A good week for Tuniu (NASDAQ:TOUR) shareholders doesn’t ease the pain of losing five years

Tuniu Corporation (NASDAQ: VISIT) has rebounded strongly over the past week, with the stock price soaring 67%. But will it undo the damage for the weary investors who owned this stock as it waned for half a decade? Probably not. In fact, the stock price plummeted from a mountain to land 90% lower after this time. So we are not gaining too much confidence with the recent recovery. The million-dollar question is whether the company can justify a long-term takeover. We really hope that anyone weathering this price drop has a diversified portfolio. Even when you lose money, you don’t have to lose the lesson.

On a more encouraging note, the company has added 41 million Canadian yen to its market capitalization in the last 7 days alone, so let’s see if we can determine what resulted in the five-year loss for shareholders.

See our latest analysis for Tuniu

Given that Tuniu has posted a loss over the past twelve months, we think the market is likely more focused on revenue and revenue growth, at least for now. When a business is not making a profit, you generally expect to see good revenue growth. Some companies are willing to defer profitability to increase revenue faster, but in this case, good revenue growth is expected.

Over the past five years, Tuniu has seen its income decline by 49% per year. That puts him in an unattractive cohort, to say the least. It is therefore not so strange that the share price fell by 14% per year during this period. This type of price performance makes us very suspicious, especially when combined with declining revenues. Of course, the poor performance could mean the market was too harsh to sell. It can happen.

The company’s revenues and profits (over time) are shown in the image below (click to see exact figures).


Take a closer look at Tuniu’s financial health with this free report on its balance sheet.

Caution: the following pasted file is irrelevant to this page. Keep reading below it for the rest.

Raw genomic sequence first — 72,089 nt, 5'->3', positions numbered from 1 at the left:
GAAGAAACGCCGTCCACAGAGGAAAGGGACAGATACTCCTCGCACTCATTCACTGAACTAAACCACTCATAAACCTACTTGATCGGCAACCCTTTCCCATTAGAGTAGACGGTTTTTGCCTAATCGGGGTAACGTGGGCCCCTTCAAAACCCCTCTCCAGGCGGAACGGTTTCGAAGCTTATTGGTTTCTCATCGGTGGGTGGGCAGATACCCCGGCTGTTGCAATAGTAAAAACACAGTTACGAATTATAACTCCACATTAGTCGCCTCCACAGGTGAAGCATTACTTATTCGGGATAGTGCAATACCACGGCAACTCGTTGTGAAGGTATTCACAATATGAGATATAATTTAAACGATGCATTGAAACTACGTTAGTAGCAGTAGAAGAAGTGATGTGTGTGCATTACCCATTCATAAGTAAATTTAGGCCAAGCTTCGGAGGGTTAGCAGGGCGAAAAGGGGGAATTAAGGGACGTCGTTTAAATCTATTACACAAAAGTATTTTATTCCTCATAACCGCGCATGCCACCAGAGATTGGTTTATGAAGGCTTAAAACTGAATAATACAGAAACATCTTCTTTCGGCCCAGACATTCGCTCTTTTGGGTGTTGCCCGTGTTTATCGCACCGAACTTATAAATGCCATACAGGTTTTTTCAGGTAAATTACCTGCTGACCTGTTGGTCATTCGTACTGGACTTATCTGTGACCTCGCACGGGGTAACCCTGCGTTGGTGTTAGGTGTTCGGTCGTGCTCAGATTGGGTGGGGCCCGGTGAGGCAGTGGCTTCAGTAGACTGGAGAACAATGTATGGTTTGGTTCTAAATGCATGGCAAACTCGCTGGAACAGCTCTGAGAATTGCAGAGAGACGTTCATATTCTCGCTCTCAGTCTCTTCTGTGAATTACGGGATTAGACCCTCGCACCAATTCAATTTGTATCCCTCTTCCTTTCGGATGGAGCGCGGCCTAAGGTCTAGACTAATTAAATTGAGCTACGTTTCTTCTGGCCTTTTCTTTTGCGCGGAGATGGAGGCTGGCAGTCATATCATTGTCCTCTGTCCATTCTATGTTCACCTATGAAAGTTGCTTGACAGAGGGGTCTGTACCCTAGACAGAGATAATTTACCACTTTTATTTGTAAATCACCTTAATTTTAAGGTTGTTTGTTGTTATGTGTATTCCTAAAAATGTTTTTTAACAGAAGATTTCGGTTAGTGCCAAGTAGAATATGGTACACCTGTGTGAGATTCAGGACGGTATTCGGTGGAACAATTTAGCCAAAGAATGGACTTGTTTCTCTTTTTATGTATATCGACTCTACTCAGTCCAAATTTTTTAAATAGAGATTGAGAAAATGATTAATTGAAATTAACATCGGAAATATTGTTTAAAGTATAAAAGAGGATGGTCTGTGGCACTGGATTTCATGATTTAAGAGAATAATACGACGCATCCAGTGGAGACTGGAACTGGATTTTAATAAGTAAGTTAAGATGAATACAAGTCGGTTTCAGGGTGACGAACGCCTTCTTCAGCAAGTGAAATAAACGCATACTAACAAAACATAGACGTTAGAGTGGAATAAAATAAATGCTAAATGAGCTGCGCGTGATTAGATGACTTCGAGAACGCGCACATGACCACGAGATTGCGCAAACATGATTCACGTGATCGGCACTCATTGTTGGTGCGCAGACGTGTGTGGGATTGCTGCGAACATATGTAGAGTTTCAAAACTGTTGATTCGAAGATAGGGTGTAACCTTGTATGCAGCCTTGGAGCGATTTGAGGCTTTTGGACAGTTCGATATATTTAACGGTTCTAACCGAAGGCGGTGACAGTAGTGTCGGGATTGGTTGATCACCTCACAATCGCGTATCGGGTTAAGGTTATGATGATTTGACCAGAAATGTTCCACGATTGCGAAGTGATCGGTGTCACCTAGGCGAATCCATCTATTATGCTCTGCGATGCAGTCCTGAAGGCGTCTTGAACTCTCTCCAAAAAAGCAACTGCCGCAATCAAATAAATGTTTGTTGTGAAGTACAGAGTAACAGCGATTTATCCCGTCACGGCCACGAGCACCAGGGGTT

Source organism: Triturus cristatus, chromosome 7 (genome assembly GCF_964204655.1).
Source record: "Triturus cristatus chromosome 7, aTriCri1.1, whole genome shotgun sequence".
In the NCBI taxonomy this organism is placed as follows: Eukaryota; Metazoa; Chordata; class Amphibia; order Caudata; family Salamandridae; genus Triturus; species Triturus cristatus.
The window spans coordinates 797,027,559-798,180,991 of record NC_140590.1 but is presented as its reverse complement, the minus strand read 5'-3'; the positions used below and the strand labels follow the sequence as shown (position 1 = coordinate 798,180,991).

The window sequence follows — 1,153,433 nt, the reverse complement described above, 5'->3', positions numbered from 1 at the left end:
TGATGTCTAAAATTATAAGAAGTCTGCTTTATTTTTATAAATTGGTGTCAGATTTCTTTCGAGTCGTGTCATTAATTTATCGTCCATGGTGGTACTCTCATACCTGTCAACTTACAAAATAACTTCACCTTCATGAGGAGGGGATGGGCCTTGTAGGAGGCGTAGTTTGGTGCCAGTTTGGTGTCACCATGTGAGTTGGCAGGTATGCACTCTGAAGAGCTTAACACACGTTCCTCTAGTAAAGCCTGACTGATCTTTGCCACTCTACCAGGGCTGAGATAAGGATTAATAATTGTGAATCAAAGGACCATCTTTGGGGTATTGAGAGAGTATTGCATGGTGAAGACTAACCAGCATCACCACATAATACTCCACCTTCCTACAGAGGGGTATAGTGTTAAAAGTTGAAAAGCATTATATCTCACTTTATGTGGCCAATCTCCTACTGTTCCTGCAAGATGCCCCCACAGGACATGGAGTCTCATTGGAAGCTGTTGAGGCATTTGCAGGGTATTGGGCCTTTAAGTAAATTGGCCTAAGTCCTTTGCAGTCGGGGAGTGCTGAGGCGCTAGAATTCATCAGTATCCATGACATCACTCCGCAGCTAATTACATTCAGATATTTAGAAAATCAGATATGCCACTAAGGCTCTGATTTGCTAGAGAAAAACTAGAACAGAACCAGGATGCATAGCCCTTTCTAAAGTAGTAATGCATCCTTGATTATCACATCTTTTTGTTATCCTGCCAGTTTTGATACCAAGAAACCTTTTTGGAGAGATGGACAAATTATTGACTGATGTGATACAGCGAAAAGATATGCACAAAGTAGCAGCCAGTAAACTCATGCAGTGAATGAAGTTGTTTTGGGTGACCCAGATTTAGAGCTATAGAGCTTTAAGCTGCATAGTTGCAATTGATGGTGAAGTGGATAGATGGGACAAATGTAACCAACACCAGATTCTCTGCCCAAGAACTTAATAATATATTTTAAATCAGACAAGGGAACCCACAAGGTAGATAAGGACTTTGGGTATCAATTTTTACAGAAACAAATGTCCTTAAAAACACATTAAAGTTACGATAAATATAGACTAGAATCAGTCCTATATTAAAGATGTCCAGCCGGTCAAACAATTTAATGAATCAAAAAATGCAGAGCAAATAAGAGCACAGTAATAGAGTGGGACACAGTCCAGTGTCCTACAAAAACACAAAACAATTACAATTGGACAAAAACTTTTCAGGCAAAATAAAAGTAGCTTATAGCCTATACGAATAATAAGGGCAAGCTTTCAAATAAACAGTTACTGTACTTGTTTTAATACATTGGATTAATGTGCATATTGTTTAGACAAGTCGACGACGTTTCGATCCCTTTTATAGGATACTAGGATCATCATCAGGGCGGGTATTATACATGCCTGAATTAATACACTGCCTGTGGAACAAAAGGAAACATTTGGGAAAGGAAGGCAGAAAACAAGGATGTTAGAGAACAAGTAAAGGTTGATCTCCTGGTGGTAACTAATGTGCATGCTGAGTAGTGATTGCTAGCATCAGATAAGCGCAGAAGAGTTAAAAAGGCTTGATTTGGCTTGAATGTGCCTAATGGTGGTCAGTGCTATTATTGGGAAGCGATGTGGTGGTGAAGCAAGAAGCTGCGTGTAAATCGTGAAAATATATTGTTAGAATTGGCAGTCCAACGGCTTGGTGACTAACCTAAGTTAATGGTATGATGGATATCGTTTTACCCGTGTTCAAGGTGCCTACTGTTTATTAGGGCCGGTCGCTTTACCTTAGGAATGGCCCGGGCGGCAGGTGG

A different perspective

While the wider market lost around 20% in the twelve months, Tuniu shareholders fared even worse, losing 65%. That said, it is inevitable that some stocks will be oversold in a falling market. The key is to keep your eyes on the fundamental developments. Unfortunately, last year’s performance capped a bad run, with shareholders facing a total loss of 14% per year over five years. Generally speaking, long-term stock price weakness can be a bad sign, though contrarian investors might want to hunt for the stock in hopes of a turnaround. I find it very interesting to look at stock price over the long term as a proxy for company performance. But to really get insight, we also need to consider other information. To this end, you should be aware of the 1 warning sign we spotted with Tuniu .

If you’d rather check out another company – one with potentially superior finances – then don’t miss this free list of companies that have proven that they can increase their profits.

Please note that the market returns quoted in this article reflect the average market-weighted returns of stocks currently trading on US exchanges.

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This Simply Wall St article is general in nature. We provide commentary based on historical data and analyst forecasts only using unbiased methodology and our articles are not intended to be financial advice. It is not a recommendation to buy or sell stocks and does not take into account your objectives or financial situation. Our goal is to bring you targeted long-term analysis based on fundamental data. Note that our analysis may not take into account the latest announcements from price-sensitive companies or qualitative materials. Simply Wall St has no position in the stocks mentioned.

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